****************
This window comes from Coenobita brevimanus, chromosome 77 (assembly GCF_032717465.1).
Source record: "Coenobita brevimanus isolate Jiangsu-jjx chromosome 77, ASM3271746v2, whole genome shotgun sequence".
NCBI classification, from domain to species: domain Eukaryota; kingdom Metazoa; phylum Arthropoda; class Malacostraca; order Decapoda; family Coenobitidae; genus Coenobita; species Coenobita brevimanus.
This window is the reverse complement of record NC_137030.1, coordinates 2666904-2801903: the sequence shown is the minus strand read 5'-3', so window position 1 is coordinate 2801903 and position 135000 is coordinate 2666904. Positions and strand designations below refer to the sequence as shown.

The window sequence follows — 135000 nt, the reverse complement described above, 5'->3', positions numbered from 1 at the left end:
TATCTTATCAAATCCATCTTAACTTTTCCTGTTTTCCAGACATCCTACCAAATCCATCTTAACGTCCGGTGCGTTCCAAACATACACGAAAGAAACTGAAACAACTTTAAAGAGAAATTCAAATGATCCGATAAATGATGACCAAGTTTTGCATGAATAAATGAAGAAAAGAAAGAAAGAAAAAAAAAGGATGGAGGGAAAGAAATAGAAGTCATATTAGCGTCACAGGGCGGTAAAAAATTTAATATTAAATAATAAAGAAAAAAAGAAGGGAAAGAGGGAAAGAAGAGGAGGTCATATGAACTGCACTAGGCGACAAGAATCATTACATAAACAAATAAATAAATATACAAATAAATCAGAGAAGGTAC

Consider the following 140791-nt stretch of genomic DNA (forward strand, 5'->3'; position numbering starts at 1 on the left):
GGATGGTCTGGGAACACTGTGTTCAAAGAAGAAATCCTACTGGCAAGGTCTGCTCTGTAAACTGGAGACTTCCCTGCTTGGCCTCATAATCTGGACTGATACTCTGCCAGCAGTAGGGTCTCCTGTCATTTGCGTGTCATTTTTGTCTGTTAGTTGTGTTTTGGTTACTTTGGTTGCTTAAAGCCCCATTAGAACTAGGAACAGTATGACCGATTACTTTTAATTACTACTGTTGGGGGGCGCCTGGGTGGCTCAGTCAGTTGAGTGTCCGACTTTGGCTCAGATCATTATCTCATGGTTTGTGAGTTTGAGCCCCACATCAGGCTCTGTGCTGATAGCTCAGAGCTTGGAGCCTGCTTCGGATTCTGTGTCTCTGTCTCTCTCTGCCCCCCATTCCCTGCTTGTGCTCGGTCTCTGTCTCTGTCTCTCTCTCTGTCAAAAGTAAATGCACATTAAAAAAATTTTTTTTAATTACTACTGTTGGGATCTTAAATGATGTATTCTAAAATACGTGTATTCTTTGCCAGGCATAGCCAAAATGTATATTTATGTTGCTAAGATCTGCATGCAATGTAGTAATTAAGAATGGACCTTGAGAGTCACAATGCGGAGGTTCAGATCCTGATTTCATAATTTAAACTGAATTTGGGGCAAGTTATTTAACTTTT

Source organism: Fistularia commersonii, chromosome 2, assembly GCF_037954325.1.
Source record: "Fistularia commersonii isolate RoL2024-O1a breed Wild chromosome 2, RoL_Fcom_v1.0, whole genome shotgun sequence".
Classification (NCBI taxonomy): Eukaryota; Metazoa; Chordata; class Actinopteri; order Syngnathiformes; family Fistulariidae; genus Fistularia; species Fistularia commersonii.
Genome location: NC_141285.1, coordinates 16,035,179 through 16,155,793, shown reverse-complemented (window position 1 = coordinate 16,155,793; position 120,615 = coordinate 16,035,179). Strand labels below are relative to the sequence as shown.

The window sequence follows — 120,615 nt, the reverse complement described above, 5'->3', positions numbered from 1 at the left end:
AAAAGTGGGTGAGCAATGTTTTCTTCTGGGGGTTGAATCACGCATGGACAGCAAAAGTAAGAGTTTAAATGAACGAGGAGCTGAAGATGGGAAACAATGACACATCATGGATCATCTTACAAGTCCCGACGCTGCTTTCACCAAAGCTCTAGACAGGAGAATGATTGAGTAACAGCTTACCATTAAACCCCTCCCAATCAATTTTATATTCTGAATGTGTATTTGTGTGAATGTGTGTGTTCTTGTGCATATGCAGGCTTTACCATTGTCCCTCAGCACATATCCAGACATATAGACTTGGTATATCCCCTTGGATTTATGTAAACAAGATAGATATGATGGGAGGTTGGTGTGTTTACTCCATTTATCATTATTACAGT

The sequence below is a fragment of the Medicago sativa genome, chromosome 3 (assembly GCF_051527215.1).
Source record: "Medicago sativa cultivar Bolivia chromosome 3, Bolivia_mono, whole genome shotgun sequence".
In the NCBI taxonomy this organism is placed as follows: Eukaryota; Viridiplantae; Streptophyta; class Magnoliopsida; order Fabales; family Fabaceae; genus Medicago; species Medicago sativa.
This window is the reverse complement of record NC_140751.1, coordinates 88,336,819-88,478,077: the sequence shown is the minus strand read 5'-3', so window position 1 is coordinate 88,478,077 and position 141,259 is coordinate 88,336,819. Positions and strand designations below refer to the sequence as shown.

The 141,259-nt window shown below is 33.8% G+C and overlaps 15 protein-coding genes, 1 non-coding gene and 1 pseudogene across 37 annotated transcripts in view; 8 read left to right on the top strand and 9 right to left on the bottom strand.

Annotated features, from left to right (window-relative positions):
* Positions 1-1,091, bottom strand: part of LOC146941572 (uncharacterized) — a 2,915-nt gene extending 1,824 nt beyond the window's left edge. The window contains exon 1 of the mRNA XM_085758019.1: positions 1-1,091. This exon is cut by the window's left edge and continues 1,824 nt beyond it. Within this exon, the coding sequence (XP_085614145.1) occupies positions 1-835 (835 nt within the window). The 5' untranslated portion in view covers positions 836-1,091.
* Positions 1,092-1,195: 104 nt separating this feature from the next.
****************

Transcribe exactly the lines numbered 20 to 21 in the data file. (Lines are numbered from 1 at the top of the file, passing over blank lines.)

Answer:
Annotated features, from left to right (window-relative positions):
* Positions 1-1,091, bottom strand: part of LOC146941572 (uncharacterized) — a 2,915-nt gene extending 1,824 nt beyond the window's left edge. The window contains exon 1 of the mRNA XM_085758019.1: positions 1-1,091. This exon is cut by the window's left edge and continues 1,824 nt beyond it. Within this exon, the coding sequence (XP_085614145.1) occupies positions 1-835 (835 nt within the window). The 5' untranslated portion in view covers positions 836-1,091.